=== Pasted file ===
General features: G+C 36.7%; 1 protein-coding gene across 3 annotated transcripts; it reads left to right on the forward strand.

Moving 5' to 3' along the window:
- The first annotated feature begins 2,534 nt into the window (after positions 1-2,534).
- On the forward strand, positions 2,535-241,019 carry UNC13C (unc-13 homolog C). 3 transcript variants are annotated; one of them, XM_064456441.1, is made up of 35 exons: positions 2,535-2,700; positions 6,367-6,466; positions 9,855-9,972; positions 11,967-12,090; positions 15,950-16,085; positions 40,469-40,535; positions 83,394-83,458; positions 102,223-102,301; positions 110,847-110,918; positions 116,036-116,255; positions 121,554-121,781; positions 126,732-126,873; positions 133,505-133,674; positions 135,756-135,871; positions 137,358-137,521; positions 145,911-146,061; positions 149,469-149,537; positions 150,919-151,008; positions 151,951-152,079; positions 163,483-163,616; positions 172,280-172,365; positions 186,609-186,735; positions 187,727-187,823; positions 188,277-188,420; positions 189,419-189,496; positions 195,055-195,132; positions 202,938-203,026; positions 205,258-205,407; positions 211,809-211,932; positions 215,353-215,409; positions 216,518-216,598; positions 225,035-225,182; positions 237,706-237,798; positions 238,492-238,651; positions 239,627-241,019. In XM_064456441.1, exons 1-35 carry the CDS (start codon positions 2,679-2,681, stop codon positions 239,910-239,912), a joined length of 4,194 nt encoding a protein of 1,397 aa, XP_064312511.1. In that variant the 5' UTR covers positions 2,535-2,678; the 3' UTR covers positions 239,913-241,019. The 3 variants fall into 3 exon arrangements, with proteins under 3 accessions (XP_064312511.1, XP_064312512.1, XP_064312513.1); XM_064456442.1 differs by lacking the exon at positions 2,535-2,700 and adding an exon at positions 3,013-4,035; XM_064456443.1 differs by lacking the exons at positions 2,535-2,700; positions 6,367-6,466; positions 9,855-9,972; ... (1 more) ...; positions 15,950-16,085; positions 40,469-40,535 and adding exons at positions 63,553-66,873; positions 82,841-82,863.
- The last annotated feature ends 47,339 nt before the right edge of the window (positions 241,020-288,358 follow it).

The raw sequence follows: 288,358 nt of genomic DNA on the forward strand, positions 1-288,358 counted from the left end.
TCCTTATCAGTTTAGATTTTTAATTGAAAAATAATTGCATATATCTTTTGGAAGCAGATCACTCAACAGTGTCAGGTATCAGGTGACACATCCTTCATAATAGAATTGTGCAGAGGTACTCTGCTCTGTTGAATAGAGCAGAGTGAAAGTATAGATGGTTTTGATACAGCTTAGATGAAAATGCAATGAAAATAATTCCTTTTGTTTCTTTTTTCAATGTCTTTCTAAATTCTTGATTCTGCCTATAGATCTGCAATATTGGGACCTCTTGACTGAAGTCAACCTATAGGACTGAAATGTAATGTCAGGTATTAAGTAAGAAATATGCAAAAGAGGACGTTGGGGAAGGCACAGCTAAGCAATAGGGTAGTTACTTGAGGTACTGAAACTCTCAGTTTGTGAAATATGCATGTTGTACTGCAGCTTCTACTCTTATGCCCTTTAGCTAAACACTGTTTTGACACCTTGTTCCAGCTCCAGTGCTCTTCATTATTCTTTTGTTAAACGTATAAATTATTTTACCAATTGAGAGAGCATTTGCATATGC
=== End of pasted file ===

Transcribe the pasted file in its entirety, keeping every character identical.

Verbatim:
General features: G+C 36.7%; 1 protein-coding gene across 3 annotated transcripts; it reads left to right on the forward strand.

Moving 5' to 3' along the window:
- The first annotated feature begins 2,534 nt into the window (after positions 1-2,534).
- On the forward strand, positions 2,535-241,019 carry UNC13C (unc-13 homolog C). 3 transcript variants are annotated; one of them, XM_064456441.1, is made up of 35 exons: positions 2,535-2,700; positions 6,367-6,466; positions 9,855-9,972; positions 11,967-12,090; positions 15,950-16,085; positions 40,469-40,535; positions 83,394-83,458; positions 102,223-102,301; positions 110,847-110,918; positions 116,036-116,255; positions 121,554-121,781; positions 126,732-126,873; positions 133,505-133,674; positions 135,756-135,871; positions 137,358-137,521; positions 145,911-146,061; positions 149,469-149,537; positions 150,919-151,008; positions 151,951-152,079; positions 163,483-163,616; positions 172,280-172,365; positions 186,609-186,735; positions 187,727-187,823; positions 188,277-188,420; positions 189,419-189,496; positions 195,055-195,132; positions 202,938-203,026; positions 205,258-205,407; positions 211,809-211,932; positions 215,353-215,409; positions 216,518-216,598; positions 225,035-225,182; positions 237,706-237,798; positions 238,492-238,651; positions 239,627-241,019. In XM_064456441.1, exons 1-35 carry the CDS (start codon positions 2,679-2,681, stop codon positions 239,910-239,912), a joined length of 4,194 nt encoding a protein of 1,397 aa, XP_064312511.1. In that variant the 5' UTR covers positions 2,535-2,678; the 3' UTR covers positions 239,913-241,019. The 3 variants fall into 3 exon arrangements, with proteins under 3 accessions (XP_064312511.1, XP_064312512.1, XP_064312513.1); XM_064456442.1 differs by lacking the exon at positions 2,535-2,700 and adding an exon at positions 3,013-4,035; XM_064456443.1 differs by lacking the exons at positions 2,535-2,700; positions 6,367-6,466; positions 9,855-9,972; ... (1 more) ...; positions 15,950-16,085; positions 40,469-40,535 and adding exons at positions 63,553-66,873; positions 82,841-82,863.
- The last annotated feature ends 47,339 nt before the right edge of the window (positions 241,020-288,358 follow it).

The raw sequence follows: 288,358 nt of genomic DNA on the forward strand, positions 1-288,358 counted from the left end.
TCCTTATCAGTTTAGATTTTTAATTGAAAAATAATTGCATATATCTTTTGGAAGCAGATCACTCAACAGTGTCAGGTATCAGGTGACACATCCTTCATAATAGAATTGTGCAGAGGTACTCTGCTCTGTTGAATAGAGCAGAGTGAAAGTATAGATGGTTTTGATACAGCTTAGATGAAAATGCAATGAAAATAATTCCTTTTGTTTCTTTTTTCAATGTCTTTCTAAATTCTTGATTCTGCCTATAGATCTGCAATATTGGGACCTCTTGACTGAAGTCAACCTATAGGACTGAAATGTAATGTCAGGTATTAAGTAAGAAATATGCAAAAGAGGACGTTGGGGAAGGCACAGCTAAGCAATAGGGTAGTTACTTGAGGTACTGAAACTCTCAGTTTGTGAAATATGCATGTTGTACTGCAGCTTCTACTCTTATGCCCTTTAGCTAAACACTGTTTTGACACCTTGTTCCAGCTCCAGTGCTCTTCATTATTCTTTTGTTAAACGTATAAATTATTTTACCAATTGAGAGAGCATTTGCATATGC